From the pointless, 'character-enlightening' scenes - the misty eyed maiden of the piece staring out over the defeated city pondering on the fate of her friend, the cabbage farmer, the 'witty banter' being thrown around in fight scenes - to the jarring - riding half an hour from the city walls and still being at risk of crossbowmen on the ramparts? Wearing full plate armour in virtually every scene if you're a knight, despite it being so utterly cumbersome meaning you could hardly walk in it, let alone fight if you weren't mounted? - to the repetitive - over and over you're informed of the salient points of the world, if you're told once Jaa is a Fire God, you're told half a dozen or more in the first half of the book, there are nigh on identical paragraphs about the heritage of the Kirin at the start of chapters only a few pages apart, to the position of each of the characters of the book within their society is described every few pages - I know he's an axe master, you've just told me that - the book grates on your nerves like a having a belt sander applied to your face

I carried on regardless as many of the other reviewers claimed that it improved as you went on, but I didn't find this to be the case, and deleted it after forcing myself through just over half of the book.

Bought it when it was 99p so I'm not exactly out of pocket, but I resent the time I wasted ploughing through this turgid tripe.
Comment Comments (3) | Permalink | Most recent comment: Feb 27, 2015 9:23 AM GMT

Sinner: A Foreworld SideQuest (The Foreworld Saga)
Sinner: A Foreworld SideQuest (The Foreworld Saga)
Price: £0.98

3.0 out of 5 stars Really very short., 3 Sept. 2012
Verified Purchase(What is this?)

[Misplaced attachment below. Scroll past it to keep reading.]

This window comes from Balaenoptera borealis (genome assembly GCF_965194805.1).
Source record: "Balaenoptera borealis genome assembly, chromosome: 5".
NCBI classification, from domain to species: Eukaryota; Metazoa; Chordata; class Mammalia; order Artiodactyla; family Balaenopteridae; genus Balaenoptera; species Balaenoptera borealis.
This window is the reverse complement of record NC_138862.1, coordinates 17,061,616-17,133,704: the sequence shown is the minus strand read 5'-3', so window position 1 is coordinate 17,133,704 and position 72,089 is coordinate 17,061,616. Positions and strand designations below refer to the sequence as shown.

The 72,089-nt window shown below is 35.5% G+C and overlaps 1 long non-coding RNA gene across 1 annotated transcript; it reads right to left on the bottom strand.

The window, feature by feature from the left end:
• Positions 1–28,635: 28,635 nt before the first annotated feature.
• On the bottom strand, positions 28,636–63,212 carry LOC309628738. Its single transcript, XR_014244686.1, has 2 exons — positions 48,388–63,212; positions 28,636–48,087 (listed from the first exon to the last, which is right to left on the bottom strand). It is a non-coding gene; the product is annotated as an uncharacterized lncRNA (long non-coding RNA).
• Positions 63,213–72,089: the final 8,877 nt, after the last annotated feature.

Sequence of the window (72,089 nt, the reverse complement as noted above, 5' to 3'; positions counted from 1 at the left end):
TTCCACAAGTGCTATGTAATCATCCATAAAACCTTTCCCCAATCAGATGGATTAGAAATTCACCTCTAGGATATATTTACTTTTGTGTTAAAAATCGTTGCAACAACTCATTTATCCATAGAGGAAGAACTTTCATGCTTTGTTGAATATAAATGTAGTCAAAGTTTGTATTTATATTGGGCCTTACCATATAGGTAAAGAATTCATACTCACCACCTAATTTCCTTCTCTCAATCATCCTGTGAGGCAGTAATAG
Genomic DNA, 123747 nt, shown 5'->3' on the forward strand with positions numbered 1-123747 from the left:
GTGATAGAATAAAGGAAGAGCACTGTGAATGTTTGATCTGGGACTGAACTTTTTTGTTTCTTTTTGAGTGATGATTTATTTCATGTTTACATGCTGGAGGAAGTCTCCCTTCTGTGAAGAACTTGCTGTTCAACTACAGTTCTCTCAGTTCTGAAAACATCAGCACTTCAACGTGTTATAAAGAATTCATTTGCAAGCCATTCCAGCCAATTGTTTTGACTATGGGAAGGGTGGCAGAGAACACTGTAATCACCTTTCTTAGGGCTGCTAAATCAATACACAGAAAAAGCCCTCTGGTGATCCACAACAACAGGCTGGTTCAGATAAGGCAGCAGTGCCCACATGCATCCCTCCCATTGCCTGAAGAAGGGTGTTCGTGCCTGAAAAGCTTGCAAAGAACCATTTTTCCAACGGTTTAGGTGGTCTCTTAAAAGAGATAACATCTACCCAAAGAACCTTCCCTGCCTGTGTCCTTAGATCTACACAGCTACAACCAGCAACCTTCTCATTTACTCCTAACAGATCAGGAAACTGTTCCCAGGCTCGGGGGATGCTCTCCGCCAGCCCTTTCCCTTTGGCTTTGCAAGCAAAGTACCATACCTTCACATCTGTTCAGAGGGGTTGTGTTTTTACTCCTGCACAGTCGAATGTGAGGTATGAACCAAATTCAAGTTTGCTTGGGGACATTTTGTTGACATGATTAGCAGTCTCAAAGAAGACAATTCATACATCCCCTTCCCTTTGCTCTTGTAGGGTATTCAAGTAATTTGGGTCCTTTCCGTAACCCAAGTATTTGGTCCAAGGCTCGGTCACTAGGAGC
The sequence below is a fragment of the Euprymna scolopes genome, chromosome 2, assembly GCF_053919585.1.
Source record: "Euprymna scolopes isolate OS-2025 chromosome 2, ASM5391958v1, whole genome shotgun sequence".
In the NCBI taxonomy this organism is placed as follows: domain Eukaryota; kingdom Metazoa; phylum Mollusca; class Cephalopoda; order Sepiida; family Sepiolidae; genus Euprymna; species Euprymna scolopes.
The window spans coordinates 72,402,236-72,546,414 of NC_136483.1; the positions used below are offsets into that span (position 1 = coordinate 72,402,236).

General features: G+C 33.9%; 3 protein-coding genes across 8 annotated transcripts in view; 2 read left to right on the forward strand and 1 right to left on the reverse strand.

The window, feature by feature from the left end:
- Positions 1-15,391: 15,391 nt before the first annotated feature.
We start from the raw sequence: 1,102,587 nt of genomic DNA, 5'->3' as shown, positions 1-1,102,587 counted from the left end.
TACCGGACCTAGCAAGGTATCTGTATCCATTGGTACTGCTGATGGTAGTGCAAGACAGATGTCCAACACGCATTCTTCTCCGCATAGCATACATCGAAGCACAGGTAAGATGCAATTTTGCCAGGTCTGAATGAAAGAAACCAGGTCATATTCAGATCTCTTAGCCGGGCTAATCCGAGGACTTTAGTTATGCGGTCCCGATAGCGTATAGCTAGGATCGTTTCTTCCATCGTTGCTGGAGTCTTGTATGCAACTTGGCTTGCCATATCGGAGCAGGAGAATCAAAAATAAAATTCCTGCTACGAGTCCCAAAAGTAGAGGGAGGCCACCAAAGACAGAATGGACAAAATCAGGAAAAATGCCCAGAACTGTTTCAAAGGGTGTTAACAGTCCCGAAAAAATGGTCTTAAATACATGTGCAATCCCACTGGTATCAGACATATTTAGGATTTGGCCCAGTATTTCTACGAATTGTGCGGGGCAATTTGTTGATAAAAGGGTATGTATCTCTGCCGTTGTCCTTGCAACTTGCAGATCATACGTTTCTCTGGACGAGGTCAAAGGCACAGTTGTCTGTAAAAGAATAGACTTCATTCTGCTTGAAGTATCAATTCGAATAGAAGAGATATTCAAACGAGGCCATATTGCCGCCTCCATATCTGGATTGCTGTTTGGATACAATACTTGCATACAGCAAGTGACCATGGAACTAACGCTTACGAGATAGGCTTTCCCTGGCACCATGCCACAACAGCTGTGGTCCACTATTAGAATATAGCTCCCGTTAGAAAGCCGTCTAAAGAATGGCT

It's not that it's a bad book, just that it's a short one. There are some brief connections to the further books in the Mongoliad series, but you don't really gain anything by reading this ...

Join The Dots
Join The Dots
Offered by Fulfillment Express
Price: £10.22

3 of 3 people found the following review helpful
4.0 out of 5 stars Movin' On, 27 Aug. 2009
Verified Purchase(What is this?)
This review is from: Join The Dots (Audio CD)
From the first track from this, the Nextmen's 4th studio album, they show you the way their sound has grown beyond the standard hip-hop/reggae/breaks/soul based party tunes of 'Get Over it' and 'This Was Supposed to be the Future'.

The title track 'Join the Dots' starts as a gentle introduction to the album and is drenched with luscious strings, before chucking in a beat that remind me of late 90's drum and bass, and a bassline with more than a touch of the dubstep to it.

The range on the album is huge, ranging from the first single to be taken from the album, Lions Den with Miss Dynamite in full-on bad-girl ragga vocal style on a DJ Zinc style bouncing bass, to the Ska-ballad 'Love Someone' and the early 90's hip-hop sampling 'So Many Girls' which will be sure to rock many a party.

Personal highlights are the funky as hell, Meters sampling 'Round of Applause' featuring longtime collaborator Dynamite MC, and the danchall stylings of 'Facts'.

As ever it's a wildly eclectic bunch of tunes from Dom and Brad, with no obvious filler, and some stand-out tunes.